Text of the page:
Whenever things are looking bleak, Jody Jaffe turns to horses. Whether she was using them as therapy to inspire recovery from her own head injury, or finding comfort by inhaling their smell while leaning into a warm, soft neck during a family emergency, horses have given her many gifts.
“I either ride them, draw them or write about them,” she said.
And when the 63-year-old equestrian murder mystery author and journalist was looking for some way, any way to help defeat a debilitating disease that was affecting her child, she turned to horses once again.
Seven years ago, her son Ben Shepard, then 25, was diagnosed with Type 1 diabetes after a trip to the emergency room because he was having difficulty breathing. “He was close to being in a coma,” said Jaffe. “When he was in the hospital [horses were] the only thing that kept me sane. I replay really good trips. I was doing a lot of riding in the hospital.”
It’s commonly known as juvenile diabetes, but the autoimmune disease can affect anyone of any age, though it’s most often diagnosed in children and young adults.
In addition to her novels, Jaffe, of Rockbridge County, Va., has been creating mosaic art for more than 15 years, all centering around her love of horses. Several years ago she began to dabble in collages.
“I made this one particular collage that I posted on Facebook, and I got a lot of nice comments, and someone wanted to buy it,” said Jaffe.
This positive feedback sparked the idea to print the image on t-shirts and sell them, via the crowd funding website booster.com. This company takes care of making and shipping the t-shirts, provides tools for creating custom apparel, and even transmits the funds to the charity of your choice.
“I’ve been trying and trying to think of a way to help,” Jaffe explained. “It seemed like a good way to raise money. It seemed like a good way to harness all my anxiety and worry about my son and all the other diabetics in the world.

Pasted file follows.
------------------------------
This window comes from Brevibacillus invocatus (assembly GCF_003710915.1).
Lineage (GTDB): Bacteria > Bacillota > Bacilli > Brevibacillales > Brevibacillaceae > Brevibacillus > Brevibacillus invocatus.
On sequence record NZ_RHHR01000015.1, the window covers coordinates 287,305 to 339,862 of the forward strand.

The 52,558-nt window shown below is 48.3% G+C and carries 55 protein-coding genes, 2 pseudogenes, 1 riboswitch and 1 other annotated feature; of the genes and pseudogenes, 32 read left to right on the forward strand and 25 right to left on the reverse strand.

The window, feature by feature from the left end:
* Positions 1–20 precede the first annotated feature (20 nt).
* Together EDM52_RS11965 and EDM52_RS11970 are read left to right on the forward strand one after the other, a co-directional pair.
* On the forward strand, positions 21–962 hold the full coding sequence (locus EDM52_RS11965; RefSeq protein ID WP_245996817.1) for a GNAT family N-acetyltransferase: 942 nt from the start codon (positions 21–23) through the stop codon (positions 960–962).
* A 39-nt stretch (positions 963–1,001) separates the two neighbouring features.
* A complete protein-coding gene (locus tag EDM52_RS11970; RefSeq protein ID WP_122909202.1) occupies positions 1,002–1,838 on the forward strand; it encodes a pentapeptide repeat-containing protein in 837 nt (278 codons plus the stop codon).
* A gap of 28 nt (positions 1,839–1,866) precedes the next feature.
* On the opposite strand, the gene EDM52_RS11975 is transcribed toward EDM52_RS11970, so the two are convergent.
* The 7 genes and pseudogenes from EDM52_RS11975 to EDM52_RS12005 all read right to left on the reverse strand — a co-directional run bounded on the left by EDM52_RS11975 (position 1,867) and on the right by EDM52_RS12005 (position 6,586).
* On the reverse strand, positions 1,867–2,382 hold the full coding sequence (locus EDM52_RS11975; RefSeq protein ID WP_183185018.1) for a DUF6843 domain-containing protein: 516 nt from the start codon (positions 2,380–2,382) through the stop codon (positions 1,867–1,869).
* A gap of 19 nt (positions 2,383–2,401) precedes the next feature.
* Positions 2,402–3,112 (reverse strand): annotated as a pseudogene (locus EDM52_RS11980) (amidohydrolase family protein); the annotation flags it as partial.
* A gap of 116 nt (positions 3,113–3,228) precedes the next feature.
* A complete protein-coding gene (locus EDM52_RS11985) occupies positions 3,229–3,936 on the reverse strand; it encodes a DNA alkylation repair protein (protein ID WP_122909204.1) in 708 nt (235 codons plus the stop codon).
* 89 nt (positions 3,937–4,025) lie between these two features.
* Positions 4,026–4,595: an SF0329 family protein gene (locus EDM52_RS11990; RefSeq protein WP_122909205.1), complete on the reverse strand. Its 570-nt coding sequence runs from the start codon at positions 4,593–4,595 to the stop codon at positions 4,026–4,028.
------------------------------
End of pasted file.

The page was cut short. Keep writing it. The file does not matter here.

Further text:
“If I were a scientist I would be in the lab 24/7,” she continued. “If I had a million dollars it would be going to diabetes research, but I don’t have anything like that, but I do [make] art. It’s just my way to deal with my worry and anxiety and grief.”
Jaffe called the image Hug-a-Horse, as it depicts a girl with her arms wrapped around her horse. The collage is made mainly out of the ripped pages of an old dictionary.
When she began designing her t-shirts, Jaffe wanted words to go along with the image to attempt to capture the bond people feel with their horse. She chose this Vladimir Nabokov quote: “It was love at first sight, at last sight, at ever and ever sight.”
“English is his second language, and he could still harness the beauty of it in a spectacular way,” Jaffe said. “It just knocked me off my feet because every time I look at a horse, I feel the same way; it’s love at first sight and every sight.”
She started with the goal of selling 50 t-shirts and then changed that to 100 and extended the campaign through April 7 because the initial 50 sold very quickly. Since starting her t-shirt campaign, Jaffe has raised more than $1600 and sold almost 80 shirts. She also came up with the catch phrase, “Turn Type 1 Into Type None.”
Jaffe chose the Juvenile Diabetes Research Foundation as her beneficiary, and half the money from every t-shirt sold will go to this organization. “I looked at who was doing what in research, and they seemed to be doing the most,” she said. “My goal is to not die without seeing my son live a normal life.”
To donate to the cause or purchase a t-shirt, please visit: https://www.booster.com/nomoreinsulin.